6. Herbicides – Do not apply any crabgrass herbicides for at least one year after installation.

Long term sod care
1. Mowing – From May through mid September, mow at 2 ½ to 3 inches high. From mid September through November, gradually lower the height of each mowing to a final height of 1 ½ inches. Mowing short all year long is bad for your grass.
2. Clippings – It is an option not to collect clippings. Clippings do not add to the thatch but do recycle nutrients to the soil.
3. Watering – Most people tend to over water, even if they have an automatic sprinkler system. Lawns usually need to be watered only from June through early September. During these months, a lawn may need 1-1 ½ inches of water per week, depending on soil type, rooting depth and rainfall received. Water when the soil is dry 5 inches deep, not when a timer says so or when other people water. Water long enough to wet the soil 5 inches deep and wait to water again until the soil is dry down 5 inches. This is watering deeply and infrequently, ten or twenty minutes of watering daily on a healthy lawn is wrong and will cause serious problems. This encourages hardier grass with a deeper root system. You can use a garden trowel or screwdriver to dig or poke in the ground to determine how dry the soil is. How long you water to wet down 5 inches depends on how much your system applies. Experiment with your system to see how much it applies. A lawn can be watered anytime of the day, but it is best to avoid watering in the late afternoon and early evening.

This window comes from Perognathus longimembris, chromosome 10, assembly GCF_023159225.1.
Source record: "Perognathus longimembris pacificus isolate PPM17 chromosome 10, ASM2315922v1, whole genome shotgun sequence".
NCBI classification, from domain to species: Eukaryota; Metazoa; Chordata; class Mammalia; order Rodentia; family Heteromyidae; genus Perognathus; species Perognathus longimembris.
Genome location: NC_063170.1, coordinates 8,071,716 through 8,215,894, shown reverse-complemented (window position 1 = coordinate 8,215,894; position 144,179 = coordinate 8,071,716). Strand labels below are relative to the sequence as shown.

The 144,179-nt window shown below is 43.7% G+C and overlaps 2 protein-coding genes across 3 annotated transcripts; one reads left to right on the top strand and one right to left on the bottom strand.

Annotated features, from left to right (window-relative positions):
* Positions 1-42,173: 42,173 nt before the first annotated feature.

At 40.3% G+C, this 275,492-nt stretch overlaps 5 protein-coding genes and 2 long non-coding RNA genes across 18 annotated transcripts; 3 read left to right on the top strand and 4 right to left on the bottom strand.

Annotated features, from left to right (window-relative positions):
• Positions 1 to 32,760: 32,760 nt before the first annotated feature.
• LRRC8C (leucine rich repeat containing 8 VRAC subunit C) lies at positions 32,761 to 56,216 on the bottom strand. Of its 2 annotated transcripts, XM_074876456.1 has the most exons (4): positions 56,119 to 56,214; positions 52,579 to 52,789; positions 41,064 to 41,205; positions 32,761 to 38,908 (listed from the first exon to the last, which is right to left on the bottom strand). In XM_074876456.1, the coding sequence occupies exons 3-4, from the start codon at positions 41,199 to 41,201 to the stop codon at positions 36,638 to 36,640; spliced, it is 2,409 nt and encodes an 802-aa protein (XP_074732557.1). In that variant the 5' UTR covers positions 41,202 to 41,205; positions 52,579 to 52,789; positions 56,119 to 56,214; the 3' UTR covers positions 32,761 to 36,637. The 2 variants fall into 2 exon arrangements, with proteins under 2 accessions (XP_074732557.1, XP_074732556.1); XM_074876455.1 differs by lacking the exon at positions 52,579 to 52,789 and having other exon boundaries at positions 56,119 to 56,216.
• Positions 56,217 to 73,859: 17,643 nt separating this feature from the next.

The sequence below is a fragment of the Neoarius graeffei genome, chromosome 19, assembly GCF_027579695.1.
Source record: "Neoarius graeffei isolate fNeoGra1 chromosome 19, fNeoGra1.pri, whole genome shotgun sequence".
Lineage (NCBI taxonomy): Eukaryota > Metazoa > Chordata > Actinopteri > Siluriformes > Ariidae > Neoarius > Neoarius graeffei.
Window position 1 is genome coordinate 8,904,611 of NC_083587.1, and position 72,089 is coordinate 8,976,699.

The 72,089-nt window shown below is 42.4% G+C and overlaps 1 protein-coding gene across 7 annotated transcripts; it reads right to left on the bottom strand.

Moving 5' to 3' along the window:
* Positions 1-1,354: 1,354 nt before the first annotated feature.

4. Fertilization – It is important to fertilize by a program, whether you hire the work done or do it yourself. Contact one of the many commercial applicators or visit one of the stores in the area that sell a fertilizer program.